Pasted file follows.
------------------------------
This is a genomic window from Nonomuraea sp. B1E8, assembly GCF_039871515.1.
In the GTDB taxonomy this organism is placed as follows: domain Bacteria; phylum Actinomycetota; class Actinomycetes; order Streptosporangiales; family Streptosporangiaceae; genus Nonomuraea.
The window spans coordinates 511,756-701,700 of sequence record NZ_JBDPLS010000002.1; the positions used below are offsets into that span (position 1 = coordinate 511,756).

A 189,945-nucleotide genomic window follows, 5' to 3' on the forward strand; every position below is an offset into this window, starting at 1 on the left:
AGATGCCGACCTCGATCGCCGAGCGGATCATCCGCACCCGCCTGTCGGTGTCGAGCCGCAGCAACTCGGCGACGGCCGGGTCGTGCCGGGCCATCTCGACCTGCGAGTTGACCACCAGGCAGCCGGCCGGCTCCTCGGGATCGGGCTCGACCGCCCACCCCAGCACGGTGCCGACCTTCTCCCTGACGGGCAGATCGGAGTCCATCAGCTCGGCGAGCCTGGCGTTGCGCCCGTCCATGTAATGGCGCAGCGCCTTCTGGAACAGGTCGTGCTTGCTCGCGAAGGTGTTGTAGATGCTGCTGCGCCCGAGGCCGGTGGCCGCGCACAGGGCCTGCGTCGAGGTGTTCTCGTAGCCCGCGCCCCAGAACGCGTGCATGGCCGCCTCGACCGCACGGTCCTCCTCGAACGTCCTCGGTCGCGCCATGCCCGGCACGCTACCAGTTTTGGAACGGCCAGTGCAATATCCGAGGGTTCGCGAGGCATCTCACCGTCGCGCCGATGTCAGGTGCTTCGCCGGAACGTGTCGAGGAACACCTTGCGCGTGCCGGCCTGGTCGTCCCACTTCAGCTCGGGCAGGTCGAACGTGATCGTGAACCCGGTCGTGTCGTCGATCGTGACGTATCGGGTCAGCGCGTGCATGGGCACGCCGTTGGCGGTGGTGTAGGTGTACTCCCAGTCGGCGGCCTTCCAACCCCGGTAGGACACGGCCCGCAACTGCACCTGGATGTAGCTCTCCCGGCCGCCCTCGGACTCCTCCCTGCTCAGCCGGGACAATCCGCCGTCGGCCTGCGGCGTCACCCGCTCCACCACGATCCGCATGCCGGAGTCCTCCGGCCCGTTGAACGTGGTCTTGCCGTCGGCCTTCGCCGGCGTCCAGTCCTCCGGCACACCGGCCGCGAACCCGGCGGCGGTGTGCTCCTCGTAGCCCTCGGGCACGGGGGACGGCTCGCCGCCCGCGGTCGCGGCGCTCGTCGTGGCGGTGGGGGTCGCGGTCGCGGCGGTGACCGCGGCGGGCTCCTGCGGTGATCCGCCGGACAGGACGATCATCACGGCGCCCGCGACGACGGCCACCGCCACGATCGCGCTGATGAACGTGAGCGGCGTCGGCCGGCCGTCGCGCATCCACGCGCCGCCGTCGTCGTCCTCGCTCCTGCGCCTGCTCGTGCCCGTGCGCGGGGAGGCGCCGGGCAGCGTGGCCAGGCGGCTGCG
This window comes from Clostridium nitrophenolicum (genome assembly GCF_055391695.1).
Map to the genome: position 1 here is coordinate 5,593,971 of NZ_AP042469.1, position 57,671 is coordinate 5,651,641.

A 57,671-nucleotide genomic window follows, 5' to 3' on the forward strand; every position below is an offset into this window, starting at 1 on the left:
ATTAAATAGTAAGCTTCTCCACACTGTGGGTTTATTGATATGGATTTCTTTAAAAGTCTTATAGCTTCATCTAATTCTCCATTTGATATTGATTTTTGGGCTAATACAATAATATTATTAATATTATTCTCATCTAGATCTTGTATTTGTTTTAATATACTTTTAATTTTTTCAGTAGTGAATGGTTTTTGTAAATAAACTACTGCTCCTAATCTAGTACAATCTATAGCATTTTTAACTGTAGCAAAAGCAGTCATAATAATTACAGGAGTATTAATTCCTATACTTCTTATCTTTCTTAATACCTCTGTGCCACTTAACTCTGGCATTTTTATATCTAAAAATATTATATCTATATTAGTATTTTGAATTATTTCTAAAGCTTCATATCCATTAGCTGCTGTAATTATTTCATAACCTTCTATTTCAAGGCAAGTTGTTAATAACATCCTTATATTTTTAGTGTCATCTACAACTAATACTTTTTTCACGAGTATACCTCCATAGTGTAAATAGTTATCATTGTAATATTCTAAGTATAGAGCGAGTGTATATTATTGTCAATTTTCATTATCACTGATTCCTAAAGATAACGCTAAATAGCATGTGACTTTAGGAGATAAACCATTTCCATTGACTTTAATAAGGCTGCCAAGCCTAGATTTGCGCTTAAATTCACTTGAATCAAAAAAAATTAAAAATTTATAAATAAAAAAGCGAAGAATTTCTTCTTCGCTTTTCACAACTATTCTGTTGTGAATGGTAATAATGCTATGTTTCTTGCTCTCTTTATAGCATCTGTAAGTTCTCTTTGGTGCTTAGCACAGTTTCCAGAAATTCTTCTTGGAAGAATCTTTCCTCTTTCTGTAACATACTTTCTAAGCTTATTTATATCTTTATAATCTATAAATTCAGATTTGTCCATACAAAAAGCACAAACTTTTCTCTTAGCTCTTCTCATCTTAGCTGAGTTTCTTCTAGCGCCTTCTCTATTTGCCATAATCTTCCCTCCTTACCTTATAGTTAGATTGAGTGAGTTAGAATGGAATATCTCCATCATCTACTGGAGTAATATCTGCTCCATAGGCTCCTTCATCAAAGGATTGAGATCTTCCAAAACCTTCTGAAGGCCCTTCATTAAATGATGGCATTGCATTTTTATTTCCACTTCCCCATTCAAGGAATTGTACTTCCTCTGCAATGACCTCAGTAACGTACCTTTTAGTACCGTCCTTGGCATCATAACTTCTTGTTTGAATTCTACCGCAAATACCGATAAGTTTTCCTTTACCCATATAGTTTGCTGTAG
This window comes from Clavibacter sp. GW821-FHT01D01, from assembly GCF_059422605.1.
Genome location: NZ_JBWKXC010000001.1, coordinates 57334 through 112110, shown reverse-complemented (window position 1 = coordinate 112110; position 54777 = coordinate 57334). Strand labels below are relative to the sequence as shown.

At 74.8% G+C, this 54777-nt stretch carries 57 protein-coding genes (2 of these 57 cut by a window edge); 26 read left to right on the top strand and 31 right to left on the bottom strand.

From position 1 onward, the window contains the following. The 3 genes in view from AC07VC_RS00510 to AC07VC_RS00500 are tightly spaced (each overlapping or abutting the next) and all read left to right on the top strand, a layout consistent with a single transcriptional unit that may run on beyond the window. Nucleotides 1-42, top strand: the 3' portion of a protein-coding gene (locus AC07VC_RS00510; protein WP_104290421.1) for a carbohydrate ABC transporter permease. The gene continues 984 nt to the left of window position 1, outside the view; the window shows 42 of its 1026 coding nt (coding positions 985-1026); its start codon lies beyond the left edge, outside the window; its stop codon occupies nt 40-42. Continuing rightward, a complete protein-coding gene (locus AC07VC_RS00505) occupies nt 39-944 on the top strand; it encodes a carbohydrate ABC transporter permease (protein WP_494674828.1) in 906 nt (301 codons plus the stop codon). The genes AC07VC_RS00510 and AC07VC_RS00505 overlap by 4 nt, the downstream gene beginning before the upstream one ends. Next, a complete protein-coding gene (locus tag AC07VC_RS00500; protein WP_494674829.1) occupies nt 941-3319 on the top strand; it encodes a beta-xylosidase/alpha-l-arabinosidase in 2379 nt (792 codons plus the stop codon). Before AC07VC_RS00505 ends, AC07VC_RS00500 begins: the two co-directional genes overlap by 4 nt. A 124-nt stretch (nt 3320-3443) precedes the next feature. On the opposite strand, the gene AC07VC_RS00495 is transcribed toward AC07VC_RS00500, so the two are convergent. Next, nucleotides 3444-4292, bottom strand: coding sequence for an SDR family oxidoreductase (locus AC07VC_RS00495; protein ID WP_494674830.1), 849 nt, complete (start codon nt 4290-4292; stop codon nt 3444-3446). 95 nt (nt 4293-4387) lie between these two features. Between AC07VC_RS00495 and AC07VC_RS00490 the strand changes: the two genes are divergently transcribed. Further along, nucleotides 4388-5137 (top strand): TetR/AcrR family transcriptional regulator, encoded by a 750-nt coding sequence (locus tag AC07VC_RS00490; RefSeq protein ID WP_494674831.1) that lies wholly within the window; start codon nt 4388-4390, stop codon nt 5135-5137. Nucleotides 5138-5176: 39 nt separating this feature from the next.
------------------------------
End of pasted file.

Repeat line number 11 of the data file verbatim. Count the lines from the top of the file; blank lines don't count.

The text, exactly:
Genome location: NZ_JBWKXC010000001.1, coordinates 57334 through 112110, shown reverse-complemented (window position 1 = coordinate 112110; position 54777 = coordinate 57334). Strand labels below are relative to the sequence as shown.